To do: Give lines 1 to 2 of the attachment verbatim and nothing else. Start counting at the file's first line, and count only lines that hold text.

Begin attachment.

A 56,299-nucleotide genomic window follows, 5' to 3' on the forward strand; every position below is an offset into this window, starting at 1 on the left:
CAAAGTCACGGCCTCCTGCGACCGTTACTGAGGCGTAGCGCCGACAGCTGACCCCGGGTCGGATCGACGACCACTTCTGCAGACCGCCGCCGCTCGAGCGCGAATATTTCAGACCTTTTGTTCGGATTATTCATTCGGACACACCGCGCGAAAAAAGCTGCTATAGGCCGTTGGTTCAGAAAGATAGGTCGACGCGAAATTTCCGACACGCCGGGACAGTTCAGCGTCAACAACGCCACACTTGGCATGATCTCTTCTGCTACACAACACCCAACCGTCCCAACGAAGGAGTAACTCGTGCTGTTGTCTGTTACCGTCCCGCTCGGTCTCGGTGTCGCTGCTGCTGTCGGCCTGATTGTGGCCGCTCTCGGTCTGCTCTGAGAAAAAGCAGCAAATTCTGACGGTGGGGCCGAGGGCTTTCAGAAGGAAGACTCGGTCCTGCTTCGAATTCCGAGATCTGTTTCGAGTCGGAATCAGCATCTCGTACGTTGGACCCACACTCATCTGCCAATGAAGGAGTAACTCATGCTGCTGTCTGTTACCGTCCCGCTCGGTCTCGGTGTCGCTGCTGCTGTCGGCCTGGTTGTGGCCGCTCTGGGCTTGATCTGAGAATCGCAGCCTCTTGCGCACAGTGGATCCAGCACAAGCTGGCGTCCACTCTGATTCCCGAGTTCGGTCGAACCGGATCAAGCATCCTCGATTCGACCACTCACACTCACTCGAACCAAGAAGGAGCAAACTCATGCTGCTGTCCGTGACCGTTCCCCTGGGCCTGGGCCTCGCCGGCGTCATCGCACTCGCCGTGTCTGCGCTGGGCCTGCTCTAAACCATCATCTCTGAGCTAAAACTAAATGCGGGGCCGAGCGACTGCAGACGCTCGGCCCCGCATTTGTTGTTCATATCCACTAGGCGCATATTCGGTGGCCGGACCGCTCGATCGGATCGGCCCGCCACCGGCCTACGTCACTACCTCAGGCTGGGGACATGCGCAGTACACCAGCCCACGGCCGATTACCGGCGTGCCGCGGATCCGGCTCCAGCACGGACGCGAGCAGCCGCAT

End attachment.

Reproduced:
A 56,299-nucleotide genomic window follows, 5' to 3' on the forward strand; every position below is an offset into this window, starting at 1 on the left:
CAAAGTCACGGCCTCCTGCGACCGTTACTGAGGCGTAGCGCCGACAGCTGACCCCGGGTCGGATCGACGACCACTTCTGCAGACCGCCGCCGCTCGAGCGCGAATATTTCAGACCTTTTGTTCGGATTATTCATTCGGACACACCGCGCGAAAAAAGCTGCTATAGGCCGTTGGTTCAGAAAGATAGGTCGACGCGAAATTTCCGACACGCCGGGACAGTTCAGCGTCAACAACGCCACACTTGGCATGATCTCTTCTGCTACACAACACCCAACCGTCCCAACGAAGGAGTAACTCGTGCTGTTGTCTGTTACCGTCCCGCTCGGTCTCGGTGTCGCTGCTGCTGTCGGCCTGATTGTGGCCGCTCTCGGTCTGCTCTGAGAAAAAGCAGCAAATTCTGACGGTGGGGCCGAGGGCTTTCAGAAGGAAGACTCGGTCCTGCTTCGAATTCCGAGATCTGTTTCGAGTCGGAATCAGCATCTCGTACGTTGGACCCACACTCATCTGCCAATGAAGGAGTAACTCATGCTGCTGTCTGTTACCGTCCCGCTCGGTCTCGGTGTCGCTGCTGCTGTCGGCCTGGTTGTGGCCGCTCTGGGCTTGATCTGAGAATCGCAGCCTCTTGCGCACAGTGGATCCAGCACAAGCTGGCGTCCACTCTGATTCCCGAGTTCGGTCGAACCGGATCAAGCATCCTCGATTCGACCACTCACACTCACTCGAACCAAGAAGGAGCAAACTCATGCTGCTGTCCGTGACCGTTCCCCTGGGCCTGGGCCTCGCCGGCGTCATCGCACTCGCCGTGTCTGCGCTGGGCCTGCTCTAAACCATCATCTCTGAGCTAAAACTAAATGCGGGGCCGAGCGACTGCAGACGCTCGGCCCCGCATTTGTTGTTCATATCCACTAGGCGCATATTCGGTGGCCGGACCGCTCGATCGGATCGGCCCGCCACCGGCCTACGTCACTACCTCAGGCTGGGGACATGCGCAGTACACCAGCCCACGGCCGATTACCGGCGTGCCGCGGATCCGGCTCCAGCACGGACGCGAGCAGCCGCAT